The European Renaissance masters developed painting methods that graced their works with a light from within. I’m attempting to practice the same methods in working on still lifes.

On either linen primed with lead white, or inner glow panel, I make a precise drawing of the subject. Once satisfied with the drawing, I apply a glaze of cool yellow-green over the entire surface. This imprimatura creates a veil of color, while the drawing shows through, and acts as a ground for the application of the egg-oil emulsion that comes next.

Using Holbein titanium white dry pigment I make my own egg-oil emulsion white paint, dashed with pink. With careful application of this white on top of the imprimatura, I establish light values to define my subject. Next adding darker transparent reds, I define the shadow patterns of my subject. These values are then nuetralized by layering corresponding transparent green values over them. When these stages are finished I have an underpainting that looks much like a marble statue. The masters called this underpainting a cartoon.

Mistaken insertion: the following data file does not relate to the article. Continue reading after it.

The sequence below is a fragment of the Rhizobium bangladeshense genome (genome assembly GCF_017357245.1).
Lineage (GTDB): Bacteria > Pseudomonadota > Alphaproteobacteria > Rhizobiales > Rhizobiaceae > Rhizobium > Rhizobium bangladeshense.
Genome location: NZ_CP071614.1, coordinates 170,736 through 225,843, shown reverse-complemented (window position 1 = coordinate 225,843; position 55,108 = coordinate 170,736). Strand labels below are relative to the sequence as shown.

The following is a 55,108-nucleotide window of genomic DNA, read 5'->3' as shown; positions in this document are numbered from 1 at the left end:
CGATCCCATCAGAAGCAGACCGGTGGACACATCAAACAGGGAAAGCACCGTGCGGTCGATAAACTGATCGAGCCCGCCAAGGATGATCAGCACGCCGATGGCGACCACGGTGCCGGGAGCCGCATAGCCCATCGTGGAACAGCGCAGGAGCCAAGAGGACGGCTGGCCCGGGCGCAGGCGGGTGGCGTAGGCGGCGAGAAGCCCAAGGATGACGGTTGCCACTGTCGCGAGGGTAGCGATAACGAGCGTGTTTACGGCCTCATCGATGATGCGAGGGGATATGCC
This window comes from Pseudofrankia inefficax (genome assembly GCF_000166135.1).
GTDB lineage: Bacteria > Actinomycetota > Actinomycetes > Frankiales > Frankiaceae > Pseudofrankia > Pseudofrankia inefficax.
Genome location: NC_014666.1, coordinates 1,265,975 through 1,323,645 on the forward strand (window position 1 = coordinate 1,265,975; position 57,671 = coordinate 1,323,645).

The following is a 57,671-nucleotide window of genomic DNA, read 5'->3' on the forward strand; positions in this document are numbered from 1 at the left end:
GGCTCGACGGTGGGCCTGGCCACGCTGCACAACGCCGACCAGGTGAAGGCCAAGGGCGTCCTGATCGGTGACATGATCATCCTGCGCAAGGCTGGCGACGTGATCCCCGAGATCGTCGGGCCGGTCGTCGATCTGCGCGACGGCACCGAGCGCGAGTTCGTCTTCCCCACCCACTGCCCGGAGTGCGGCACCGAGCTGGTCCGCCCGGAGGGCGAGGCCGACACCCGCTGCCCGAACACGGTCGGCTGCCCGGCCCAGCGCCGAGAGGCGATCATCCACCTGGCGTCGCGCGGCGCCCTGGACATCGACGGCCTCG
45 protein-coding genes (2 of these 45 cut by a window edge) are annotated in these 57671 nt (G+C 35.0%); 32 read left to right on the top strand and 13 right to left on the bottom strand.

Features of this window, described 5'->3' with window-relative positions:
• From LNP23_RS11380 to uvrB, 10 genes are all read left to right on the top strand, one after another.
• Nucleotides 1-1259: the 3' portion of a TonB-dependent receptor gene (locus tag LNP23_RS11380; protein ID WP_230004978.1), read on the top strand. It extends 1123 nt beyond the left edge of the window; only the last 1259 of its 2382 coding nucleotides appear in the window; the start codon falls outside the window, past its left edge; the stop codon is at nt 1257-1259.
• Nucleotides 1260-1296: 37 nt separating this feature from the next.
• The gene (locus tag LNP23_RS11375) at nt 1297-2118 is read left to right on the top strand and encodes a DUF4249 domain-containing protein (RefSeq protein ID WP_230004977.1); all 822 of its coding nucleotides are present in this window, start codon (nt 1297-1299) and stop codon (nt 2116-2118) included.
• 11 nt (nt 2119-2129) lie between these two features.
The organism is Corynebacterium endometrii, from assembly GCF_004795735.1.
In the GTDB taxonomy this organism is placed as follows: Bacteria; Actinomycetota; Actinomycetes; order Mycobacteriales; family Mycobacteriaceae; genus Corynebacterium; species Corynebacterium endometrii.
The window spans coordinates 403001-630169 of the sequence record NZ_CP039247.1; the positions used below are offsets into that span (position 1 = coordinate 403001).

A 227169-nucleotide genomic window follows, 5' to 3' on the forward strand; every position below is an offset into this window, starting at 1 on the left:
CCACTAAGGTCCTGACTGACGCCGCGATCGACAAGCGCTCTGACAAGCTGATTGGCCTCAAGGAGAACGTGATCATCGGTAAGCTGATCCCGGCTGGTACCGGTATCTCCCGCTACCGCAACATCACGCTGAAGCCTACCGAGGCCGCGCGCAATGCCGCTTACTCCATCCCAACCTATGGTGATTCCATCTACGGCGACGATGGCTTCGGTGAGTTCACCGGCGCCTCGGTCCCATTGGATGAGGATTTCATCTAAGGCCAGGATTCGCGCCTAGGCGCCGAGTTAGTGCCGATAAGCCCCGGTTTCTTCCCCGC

The whiteness of the egg-oil shines through the many layers of transparent glazes of pure oil colors that follow, to refine the subject and give it a glow from within. The color glazes ar chosen by temperature and hue, remembering that complimentary colors vibrate when placed togather. Each subtle layer is necessary in lending a sense of life to the subject.

These methods require a great deal of patience. They are, however very rewarding to the artist—and the results are astonishing.